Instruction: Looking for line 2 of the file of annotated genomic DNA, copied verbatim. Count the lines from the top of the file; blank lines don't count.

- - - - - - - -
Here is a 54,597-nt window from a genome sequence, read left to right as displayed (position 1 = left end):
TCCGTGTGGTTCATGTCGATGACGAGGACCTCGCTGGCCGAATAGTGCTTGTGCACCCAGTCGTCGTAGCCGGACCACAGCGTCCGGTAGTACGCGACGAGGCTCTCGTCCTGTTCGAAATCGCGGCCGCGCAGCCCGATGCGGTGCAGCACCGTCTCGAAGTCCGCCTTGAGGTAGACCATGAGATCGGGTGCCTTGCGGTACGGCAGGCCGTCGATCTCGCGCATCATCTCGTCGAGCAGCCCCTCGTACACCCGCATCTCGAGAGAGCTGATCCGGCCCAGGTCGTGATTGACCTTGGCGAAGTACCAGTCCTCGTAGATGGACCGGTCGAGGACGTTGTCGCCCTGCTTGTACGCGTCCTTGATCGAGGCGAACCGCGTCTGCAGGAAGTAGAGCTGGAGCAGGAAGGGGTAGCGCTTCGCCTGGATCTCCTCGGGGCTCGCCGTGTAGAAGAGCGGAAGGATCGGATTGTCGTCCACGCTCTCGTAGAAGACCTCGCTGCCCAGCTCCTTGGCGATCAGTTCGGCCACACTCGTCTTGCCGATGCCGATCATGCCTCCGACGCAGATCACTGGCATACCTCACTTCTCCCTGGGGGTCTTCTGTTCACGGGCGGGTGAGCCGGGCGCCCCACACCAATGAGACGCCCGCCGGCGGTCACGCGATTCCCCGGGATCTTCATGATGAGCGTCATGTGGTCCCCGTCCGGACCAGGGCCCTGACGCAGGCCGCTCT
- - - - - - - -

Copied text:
TCCGTGTGGTTCATGTCGATGACGAGGACCTCGCTGGCCGAATAGTGCTTGTGCACCCAGTCGTCGTAGCCGGACCACAGCGTCCGGTAGTACGCGACGAGGCTCTCGTCCTGTTCGAAATCGCGGCCGCGCAGCCCGATGCGGTGCAGCACCGTCTCGAAGTCCGCCTTGAGGTAGACCATGAGATCGGGTGCCTTGCGGTACGGCAGGCCGTCGATCTCGCGCATCATCTCGTCGAGCAGCCCCTCGTACACCCGCATCTCGAGAGAGCTGATCCGGCCCAGGTCGTGATTGACCTTGGCGAAGTACCAGTCCTCGTAGATGGACCGGTCGAGGACGTTGTCGCCCTGCTTGTACGCGTCCTTGATCGAGGCGAACCGCGTCTGCAGGAAGTAGAGCTGGAGCAGGAAGGGGTAGCGCTTCGCCTGGATCTCCTCGGGGCTCGCCGTGTAGAAGAGCGGAAGGATCGGATTGTCGTCCACGCTCTCGTAGAAGACCTCGCTGCCCAGCTCCTTGGCGATCAGTTCGGCCACACTCGTCTTGCCGATGCCGATCATGCCTCCGACGCAGATCACTGGCATACCTCACTTCTCCCTGGGGGTCTTCTGTTCACGGGCGGGTGAGCCGGGCGCCCCACACCAATGAGACGCCCGCCGGCGGTCACGCGATTCCCCGGGATCTTCATGATGAGCGTCATGTGGTCCCCGTCCGGACCAGGGCCCTGACGCAGGCCGCTCT